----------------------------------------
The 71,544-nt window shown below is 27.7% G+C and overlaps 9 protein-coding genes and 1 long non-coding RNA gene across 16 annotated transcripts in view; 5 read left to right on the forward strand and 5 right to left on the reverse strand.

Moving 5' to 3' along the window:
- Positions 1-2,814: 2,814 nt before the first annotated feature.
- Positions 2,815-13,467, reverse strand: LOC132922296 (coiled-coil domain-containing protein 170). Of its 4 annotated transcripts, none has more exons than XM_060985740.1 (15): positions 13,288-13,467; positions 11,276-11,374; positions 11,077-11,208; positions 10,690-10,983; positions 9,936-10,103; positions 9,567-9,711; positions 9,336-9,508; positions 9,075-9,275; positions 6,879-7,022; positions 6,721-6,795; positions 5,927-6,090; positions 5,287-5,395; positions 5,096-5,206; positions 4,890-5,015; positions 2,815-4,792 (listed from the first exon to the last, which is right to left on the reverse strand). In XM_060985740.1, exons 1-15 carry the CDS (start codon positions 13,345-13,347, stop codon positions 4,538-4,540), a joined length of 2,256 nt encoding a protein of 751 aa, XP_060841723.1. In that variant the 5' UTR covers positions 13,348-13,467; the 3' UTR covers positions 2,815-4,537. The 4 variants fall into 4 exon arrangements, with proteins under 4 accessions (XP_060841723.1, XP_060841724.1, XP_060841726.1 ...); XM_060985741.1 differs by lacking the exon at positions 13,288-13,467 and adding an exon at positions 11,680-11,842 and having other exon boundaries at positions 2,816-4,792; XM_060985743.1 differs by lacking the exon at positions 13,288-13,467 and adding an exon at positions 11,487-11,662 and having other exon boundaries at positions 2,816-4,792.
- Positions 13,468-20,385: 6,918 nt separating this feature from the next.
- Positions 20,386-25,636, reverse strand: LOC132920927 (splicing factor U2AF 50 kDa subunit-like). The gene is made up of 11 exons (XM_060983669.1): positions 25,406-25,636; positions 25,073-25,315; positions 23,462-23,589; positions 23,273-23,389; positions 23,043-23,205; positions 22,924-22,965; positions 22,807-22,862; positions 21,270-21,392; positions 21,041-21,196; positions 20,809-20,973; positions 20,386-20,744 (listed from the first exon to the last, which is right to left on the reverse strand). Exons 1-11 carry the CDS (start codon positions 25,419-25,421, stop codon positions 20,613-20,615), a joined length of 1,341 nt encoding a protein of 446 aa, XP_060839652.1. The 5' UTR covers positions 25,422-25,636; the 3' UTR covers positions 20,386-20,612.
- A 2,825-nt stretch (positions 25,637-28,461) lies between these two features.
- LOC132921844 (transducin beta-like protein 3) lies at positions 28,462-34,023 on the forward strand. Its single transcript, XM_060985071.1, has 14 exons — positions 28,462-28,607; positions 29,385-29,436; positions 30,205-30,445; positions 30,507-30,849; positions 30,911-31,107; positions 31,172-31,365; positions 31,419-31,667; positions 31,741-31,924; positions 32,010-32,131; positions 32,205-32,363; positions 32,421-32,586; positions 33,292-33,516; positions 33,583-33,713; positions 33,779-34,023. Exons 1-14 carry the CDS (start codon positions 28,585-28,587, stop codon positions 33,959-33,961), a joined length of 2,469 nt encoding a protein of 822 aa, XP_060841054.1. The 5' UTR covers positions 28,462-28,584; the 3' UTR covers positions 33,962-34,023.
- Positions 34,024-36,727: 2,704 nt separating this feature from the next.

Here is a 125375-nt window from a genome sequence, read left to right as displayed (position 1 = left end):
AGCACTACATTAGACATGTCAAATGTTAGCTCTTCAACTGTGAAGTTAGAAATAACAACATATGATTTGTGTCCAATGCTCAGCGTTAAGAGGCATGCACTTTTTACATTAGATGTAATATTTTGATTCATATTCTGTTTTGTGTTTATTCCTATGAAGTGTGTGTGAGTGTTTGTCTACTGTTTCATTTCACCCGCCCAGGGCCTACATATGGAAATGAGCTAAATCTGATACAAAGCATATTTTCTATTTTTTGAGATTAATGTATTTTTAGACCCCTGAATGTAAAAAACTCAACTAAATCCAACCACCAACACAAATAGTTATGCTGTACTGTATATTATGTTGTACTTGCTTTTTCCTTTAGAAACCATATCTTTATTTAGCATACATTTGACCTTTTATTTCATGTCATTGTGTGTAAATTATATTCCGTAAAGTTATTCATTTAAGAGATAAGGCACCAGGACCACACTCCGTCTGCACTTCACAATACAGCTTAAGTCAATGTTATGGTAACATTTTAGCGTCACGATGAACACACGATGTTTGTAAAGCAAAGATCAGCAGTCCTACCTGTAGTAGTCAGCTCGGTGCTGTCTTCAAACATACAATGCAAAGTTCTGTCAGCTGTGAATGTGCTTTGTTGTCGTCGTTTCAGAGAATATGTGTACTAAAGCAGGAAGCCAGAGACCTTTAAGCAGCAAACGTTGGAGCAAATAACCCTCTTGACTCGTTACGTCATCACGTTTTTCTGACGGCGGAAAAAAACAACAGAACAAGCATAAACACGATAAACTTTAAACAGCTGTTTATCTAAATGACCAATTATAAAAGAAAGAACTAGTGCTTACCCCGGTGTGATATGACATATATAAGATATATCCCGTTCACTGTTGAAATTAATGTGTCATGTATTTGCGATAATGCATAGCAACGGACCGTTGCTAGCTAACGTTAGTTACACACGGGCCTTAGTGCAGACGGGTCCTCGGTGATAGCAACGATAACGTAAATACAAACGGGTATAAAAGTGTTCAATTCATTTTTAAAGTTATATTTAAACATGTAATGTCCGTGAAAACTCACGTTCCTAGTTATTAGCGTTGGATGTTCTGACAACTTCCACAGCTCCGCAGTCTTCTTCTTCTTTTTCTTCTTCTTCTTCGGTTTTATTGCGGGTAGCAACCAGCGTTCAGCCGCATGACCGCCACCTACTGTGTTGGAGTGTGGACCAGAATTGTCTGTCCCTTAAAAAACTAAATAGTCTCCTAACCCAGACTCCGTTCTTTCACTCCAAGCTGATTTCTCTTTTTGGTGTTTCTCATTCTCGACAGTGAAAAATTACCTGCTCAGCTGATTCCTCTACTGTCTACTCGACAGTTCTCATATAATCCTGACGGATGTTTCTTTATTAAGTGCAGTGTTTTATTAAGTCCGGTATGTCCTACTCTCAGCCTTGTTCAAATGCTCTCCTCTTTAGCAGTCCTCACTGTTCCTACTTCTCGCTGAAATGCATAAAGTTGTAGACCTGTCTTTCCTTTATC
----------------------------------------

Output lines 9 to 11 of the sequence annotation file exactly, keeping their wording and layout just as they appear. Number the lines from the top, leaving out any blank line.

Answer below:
- Positions 34,024-36,727: 2,704 nt separating this feature from the next.

Here is a 125375-nt window from a genome sequence, read left to right as displayed (position 1 = left end):
AGCACTACATTAGACATGTCAAATGTTAGCTCTTCAACTGTGAAGTTAGAAATAACAACATATGATTTGTGTCCAATGCTCAGCGTTAAGAGGCATGCACTTTTTACATTAGATGTAATATTTTGATTCATATTCTGTTTTGTGTTTATTCCTATGAAGTGTGTGTGAGTGTTTGTCTACTGTTTCATTTCACCCGCCCAGGGCCTACATATGGAAATGAGCTAAATCTGATACAAAGCATATTTTCTATTTTTTGAGATTAATGTATTTTTAGACCCCTGAATGTAAAAAACTCAACTAAATCCAACCACCAACACAAATAGTTATGCTGTACTGTATATTATGTTGTACTTGCTTTTTCCTTTAGAAACCATATCTTTATTTAGCATACATTTGACCTTTTATTTCATGTCATTGTGTGTAAATTATATTCCGTAAAGTTATTCATTTAAGAGATAAGGCACCAGGACCACACTCCGTCTGCACTTCACAATACAGCTTAAGTCAATGTTATGGTAACATTTTAGCGTCACGATGAACACACGATGTTTGTAAAGCAAAGATCAGCAGTCCTACCTGTAGTAGTCAGCTCGGTGCTGTCTTCAAACATACAATGCAAAGTTCTGTCAGCTGTGAATGTGCTTTGTTGTCGTCGTTTCAGAGAATATGTGTACTAAAGCAGGAAGCCAGAGACCTTTAAGCAGCAAACGTTGGAGCAAATAACCCTCTTGACTCGTTACGTCATCACGTTTTTCTGACGGCGGAAAAAAACAACAGAACAAGCATAAACACGATAAACTTTAAACAGCTGTTTATCTAAATGACCAATTATAAAAGAAAGAACTAGTGCTTACCCCGGTGTGATATGACATATATAAGATATATCCCGTTCACTGTTGAAATTAATGTGTCATGTATTTGCGATAATGCATAGCAACGGACCGTTGCTAGCTAACGTTAGTTACACACGGGCCTTAGTGCAGACGGGTCCTCGGTGATAGCAACGATAACGTAAATACAAACGGGTATAAAAGTGTTCAATTCATTTTTAAAGTTATATTTAAACATGTAATGTCCGTGAAAACTCACGTTCCTAGTTATTAGCGTTGGATGTTCTGACAACTTCCACAGCTCCGCAGTCTTCTTCTTCTTTTTCTTCTTCTTCTTCGGTTTTATTGCGGGTAGCAACCAGCGTTCAGCCGCATGACCGCCACCTACTGTGTTGGAGTGTGGACCAGAATTGTCTGTCCCTTAAAAAACTAAATAGTCTCCTAACCCAGACTCCGTTCTTTCACTCCAAGCTGATTTCTCTTTTTGGTGTTTCTCATTCTCGACAGTGAAAAATTACCTGCTCAGCTGATTCCTCTACTGTCTACTCGACAGTTCTCATATAATCCTGACGGATGTTTCTTTATTAAGTGCAGTGTTTTATTAAGTCCGGTATGTCCTACTCTCAGCCTTGTTCAAATGCTCTCCTCTTTAGCAGTCCTCACTGTTCCTACTTCTCGCTGAAATGCATAAAGTTGTAGACCTGTCTTTCCTTTATC